A season in which Matt Harvey had enough trouble without being brought to his knees by a lost potential love, causing him to miss the proper channels for calling in ill or indisposed, not to mention a three-game team suspension, after seeing the girl he thought he had a real chance with cavorting with her once-and-returning boyfriend when he picked up a newspaper.
A season in which they lost closer Jeurys Familia to a suspension tied to a domestic violence accusation his wife was in no hurry to pursue further than an original 9-1-1 call, then lost him for the season, possibly, after surgery for a blood clot in his shoulder. A season in which they could be missing Michael Conforto, the best of the younger Mets position players, for who knows how long after he suffered a wrist contusion when Sunday's Giants starter Matt Moore plunked him in the sixth.
A season in which the Mets have gone from postseason sure shots to questions as to whether they need to retool or rebuild. If it's the former, the Mets have some veteran pieces they can move for some less aging parts while deciding, finally, to put it all in the hands of their youth, particularly the betters among their pitching. (They could begin with Cabrera, who still has some value, and who should be told, in essence, that if he can't take or move one for the team, he's useless to them.) If it's the latter, the question marks start looking like Whack-a-Mole moles and the Mets have often missed those.
Forget about feeling good about Mets farm star Tim Tebow's promotion to the higher level of A ball. Tebow's charisma and likability don't make him a baseball player; anyone else hitting the way he has thus far would be lucky to stay at the lower A level. Take something solid from Jacob deGrom's mastery of the Giants Saturday, deGrom showing himself the Mets' real ace, shaking off whatever ailed him, working on fine tuning himself, and pitching up, up, and away to places where Giants bats needed appointments to meet what he threw.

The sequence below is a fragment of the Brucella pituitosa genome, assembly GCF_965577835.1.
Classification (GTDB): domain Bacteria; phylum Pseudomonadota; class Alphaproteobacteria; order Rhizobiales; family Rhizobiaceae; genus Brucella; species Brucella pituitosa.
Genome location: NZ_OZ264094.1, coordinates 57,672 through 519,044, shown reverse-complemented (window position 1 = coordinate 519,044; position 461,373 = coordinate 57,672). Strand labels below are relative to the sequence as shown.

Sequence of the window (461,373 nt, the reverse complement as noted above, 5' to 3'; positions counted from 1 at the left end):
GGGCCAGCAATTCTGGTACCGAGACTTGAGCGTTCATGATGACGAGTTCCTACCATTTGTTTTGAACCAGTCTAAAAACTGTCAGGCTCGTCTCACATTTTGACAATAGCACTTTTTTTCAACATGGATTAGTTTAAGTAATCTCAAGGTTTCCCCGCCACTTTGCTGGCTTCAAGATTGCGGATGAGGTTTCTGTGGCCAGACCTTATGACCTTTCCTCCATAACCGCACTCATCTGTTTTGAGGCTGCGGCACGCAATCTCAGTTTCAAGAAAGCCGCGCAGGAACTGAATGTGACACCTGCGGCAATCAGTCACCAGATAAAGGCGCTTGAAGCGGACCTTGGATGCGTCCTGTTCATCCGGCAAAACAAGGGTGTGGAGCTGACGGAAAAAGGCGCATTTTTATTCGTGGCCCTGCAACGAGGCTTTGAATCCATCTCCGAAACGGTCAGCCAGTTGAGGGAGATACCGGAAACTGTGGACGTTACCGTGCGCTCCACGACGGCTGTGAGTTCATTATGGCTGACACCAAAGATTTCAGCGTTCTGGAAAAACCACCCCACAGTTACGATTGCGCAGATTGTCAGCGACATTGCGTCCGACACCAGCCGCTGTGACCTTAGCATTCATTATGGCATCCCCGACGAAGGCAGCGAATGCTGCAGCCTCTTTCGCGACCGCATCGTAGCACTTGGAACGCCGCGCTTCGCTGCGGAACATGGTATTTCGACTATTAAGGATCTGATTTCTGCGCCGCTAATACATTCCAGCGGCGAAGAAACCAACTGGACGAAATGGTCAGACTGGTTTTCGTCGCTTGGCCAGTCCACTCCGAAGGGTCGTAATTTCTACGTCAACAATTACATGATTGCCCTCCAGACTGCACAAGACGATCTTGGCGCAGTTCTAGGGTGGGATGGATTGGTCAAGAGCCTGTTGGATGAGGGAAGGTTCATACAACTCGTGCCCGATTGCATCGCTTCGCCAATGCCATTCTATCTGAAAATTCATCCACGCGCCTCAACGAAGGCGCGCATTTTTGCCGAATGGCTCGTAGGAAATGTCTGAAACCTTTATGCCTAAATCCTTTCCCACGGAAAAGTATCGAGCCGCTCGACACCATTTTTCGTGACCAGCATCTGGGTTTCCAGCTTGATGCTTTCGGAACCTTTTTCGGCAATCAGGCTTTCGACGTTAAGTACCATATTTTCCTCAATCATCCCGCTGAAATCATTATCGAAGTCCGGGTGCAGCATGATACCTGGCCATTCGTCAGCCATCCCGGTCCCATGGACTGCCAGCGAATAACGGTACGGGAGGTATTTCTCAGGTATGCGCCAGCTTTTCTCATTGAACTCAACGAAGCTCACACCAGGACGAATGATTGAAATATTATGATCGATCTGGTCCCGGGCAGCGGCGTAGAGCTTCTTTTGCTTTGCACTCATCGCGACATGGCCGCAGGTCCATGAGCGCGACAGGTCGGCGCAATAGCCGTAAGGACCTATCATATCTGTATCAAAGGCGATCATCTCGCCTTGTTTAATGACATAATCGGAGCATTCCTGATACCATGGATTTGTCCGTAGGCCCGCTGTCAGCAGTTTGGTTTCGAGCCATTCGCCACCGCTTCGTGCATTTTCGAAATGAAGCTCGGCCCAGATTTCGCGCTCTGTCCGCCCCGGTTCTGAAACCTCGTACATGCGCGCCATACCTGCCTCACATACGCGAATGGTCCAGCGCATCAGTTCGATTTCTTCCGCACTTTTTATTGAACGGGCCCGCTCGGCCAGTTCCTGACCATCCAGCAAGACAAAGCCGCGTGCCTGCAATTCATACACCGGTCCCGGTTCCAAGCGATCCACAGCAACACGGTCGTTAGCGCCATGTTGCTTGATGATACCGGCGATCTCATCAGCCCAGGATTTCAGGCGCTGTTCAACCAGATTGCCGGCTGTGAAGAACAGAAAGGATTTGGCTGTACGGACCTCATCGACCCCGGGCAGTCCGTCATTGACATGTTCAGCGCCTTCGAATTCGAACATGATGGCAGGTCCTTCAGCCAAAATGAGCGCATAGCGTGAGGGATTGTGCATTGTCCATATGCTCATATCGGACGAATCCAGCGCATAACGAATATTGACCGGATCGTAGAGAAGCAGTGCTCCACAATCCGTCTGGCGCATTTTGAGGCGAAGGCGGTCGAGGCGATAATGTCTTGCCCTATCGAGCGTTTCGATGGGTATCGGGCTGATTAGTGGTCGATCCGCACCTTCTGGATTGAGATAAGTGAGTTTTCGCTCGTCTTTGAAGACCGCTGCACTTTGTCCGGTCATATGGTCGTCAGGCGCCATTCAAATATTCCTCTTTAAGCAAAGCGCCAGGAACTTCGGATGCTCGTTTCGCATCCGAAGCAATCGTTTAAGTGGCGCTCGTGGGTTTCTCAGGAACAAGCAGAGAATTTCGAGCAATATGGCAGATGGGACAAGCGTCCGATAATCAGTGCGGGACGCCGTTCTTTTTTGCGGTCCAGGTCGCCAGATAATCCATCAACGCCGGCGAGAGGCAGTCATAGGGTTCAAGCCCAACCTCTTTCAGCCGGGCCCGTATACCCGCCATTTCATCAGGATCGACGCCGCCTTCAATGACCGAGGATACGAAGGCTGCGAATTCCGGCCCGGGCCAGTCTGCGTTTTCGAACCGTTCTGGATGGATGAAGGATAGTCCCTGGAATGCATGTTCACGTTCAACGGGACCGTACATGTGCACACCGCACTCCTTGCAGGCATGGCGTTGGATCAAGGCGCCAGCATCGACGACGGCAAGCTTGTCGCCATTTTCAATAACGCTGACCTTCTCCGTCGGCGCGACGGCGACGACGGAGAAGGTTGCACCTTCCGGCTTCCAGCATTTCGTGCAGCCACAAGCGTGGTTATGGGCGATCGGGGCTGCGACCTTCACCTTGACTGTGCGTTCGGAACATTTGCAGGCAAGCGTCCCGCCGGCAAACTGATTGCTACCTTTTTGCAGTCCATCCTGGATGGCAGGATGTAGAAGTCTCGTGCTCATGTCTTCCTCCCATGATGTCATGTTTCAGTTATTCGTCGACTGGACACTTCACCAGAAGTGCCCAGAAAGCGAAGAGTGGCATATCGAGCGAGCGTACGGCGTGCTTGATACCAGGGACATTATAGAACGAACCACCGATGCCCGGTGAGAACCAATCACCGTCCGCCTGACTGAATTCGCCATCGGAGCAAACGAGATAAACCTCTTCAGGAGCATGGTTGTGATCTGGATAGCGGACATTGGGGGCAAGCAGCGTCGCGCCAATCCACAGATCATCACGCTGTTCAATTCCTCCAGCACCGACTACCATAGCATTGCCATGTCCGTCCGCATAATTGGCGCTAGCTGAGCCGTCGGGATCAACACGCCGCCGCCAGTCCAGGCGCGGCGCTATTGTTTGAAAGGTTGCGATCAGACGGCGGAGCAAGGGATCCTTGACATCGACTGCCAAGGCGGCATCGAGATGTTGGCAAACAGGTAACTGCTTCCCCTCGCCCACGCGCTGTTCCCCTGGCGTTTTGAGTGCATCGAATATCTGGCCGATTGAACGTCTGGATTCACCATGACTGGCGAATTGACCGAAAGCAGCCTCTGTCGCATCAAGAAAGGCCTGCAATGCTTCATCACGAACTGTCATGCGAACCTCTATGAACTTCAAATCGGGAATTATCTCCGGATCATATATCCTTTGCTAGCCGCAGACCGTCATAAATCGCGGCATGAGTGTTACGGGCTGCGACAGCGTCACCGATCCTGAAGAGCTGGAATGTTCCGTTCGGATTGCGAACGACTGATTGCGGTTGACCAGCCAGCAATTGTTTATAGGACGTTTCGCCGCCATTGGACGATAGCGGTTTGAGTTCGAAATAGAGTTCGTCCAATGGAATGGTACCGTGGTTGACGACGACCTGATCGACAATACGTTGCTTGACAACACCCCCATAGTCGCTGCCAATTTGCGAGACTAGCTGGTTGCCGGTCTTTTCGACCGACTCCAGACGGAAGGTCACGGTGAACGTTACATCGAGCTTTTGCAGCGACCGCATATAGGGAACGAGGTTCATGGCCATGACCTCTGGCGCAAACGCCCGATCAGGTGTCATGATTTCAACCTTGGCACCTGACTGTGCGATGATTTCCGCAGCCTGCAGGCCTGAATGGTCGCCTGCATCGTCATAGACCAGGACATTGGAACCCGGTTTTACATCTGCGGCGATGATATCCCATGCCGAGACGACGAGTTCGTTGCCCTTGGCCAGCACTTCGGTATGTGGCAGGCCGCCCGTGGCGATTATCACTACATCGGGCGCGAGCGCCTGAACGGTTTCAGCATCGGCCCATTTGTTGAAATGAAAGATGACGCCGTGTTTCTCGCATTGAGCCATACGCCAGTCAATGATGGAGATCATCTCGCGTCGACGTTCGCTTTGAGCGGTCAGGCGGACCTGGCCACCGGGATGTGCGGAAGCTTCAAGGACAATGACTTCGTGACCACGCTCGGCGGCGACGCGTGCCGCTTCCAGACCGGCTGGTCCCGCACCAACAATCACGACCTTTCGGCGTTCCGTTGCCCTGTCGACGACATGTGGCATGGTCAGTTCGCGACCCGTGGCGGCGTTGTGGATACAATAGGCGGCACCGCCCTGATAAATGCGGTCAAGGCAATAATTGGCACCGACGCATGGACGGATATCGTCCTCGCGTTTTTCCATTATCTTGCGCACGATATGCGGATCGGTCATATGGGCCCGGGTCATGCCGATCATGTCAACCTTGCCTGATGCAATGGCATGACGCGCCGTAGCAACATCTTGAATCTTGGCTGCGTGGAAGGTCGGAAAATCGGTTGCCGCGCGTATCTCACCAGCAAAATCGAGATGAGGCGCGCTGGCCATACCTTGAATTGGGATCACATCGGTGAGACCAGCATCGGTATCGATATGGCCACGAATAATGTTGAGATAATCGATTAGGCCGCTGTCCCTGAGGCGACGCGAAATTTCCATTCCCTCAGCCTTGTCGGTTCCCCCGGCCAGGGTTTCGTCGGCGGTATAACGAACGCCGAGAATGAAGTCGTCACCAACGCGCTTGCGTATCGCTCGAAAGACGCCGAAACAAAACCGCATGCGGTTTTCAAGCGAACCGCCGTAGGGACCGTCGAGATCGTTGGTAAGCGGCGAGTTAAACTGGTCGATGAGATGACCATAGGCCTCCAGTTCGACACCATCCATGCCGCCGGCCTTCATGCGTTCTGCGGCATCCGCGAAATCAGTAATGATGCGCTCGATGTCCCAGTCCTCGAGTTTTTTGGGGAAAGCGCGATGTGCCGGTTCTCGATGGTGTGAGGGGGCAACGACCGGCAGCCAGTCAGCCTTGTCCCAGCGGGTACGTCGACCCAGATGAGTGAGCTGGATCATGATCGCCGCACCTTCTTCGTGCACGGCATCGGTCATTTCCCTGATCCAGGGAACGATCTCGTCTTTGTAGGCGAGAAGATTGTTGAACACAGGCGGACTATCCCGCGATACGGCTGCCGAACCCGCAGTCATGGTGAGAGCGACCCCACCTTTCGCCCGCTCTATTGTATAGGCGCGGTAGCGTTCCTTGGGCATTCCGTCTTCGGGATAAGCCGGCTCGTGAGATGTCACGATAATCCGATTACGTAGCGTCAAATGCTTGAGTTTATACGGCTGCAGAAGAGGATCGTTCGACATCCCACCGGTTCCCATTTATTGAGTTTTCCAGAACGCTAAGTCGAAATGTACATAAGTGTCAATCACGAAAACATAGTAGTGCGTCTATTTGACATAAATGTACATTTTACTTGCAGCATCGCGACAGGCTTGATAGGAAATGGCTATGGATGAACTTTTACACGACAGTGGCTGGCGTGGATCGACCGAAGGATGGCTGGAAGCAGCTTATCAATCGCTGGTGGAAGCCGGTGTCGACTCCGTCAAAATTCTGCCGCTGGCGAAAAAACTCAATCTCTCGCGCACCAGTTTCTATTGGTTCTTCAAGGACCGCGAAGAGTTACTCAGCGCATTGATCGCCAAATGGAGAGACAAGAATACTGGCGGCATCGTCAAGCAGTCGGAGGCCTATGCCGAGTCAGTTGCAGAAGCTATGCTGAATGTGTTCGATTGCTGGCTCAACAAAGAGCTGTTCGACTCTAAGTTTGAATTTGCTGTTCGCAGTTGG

Take something solid from Rafael Montero's Sunday spot start, in which he finally put the changeup he's been developing to serious work. The Giants couldn't hit him substantially at point blank range, and they were probably lucky to get five hits off him. Maybe Montero can step up bigger than he had prior to Sunday, perhaps into the rotation all the way.
But while you're at it, take a moment to offer a prayer for the Giants, whose competitive window may be closing at last after a long enough but glorious enough run. It'll be fun to remember those three World Series conquests and the pennant races in which they stayed tall otherwise, but it's going to hurt to think that they, too, need a remaking and remodeling. Nothing lasts, in baseball and elsewhere, but that run was something for San Francisco to cherish.
The Mets, two seasons from their own run to a World Series they could have won but didn't, should be even half that fortunate.